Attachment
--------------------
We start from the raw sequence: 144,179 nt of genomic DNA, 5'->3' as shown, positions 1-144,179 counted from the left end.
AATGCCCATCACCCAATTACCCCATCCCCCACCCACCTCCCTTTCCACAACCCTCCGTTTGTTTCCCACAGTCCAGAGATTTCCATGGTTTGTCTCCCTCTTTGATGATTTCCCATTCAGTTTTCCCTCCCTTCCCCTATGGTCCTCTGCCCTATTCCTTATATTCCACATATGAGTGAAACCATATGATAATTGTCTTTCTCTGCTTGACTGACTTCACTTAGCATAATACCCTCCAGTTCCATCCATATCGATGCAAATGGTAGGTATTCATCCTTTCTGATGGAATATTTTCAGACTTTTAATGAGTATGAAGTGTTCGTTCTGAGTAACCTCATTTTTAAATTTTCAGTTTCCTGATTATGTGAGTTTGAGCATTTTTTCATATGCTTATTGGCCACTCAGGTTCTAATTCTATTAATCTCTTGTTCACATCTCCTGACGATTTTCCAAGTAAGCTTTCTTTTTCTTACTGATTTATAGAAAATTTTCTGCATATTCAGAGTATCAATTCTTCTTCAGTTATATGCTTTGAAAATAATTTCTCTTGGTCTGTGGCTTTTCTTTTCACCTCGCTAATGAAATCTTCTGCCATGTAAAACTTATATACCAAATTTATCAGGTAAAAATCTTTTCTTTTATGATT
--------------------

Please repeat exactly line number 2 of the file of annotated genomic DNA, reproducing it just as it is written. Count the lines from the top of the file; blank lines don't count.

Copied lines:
AATGCCCATCACCCAATTACCCCATCCCCCACCCACCTCCCTTTCCACAACCCTCCGTTTGTTTCCCACAGTCCAGAGATTTCCATGGTTTGTCTCCCTCTTTGATGATTTCCCATTCAGTTTTCCCTCCCTTCCCCTATGGTCCTCTGCCCTATTCCTTATATTCCACATATGAGTGAAACCATATGATAATTGTCTTTCTCTGCTTGACTGACTTCACTTAGCATAATACCCTCCAGTTCCATCCATATCGATGCAAATGGTAGGTATTCATCCTTTCTGATGGAATATTTTCAGACTTTTAATGAGTATGAAGTGTTCGTTCTGAGTAACCTCATTTTTAAATTTTCAGTTTCCTGATTATGTGAGTTTGAGCATTTTTTCATATGCTTATTGGCCACTCAGGTTCTAATTCTATTAATCTCTTGTTCACATCTCCTGACGATTTTCCAAGTAAGCTTTCTTTTTCTTACTGATTTATAGAAAATTTTCTGCATATTCAGAGTATCAATTCTTCTTCAGTTATATGCTTTGAAAATAATTTCTCTTGGTCTGTGGCTTTTCTTTTCACCTCGCTAATGAAATCTTCTGCCATGTAAAACTTATATACCAAATTTATCAGGTAAAAATCTTTTCTTTTATGATT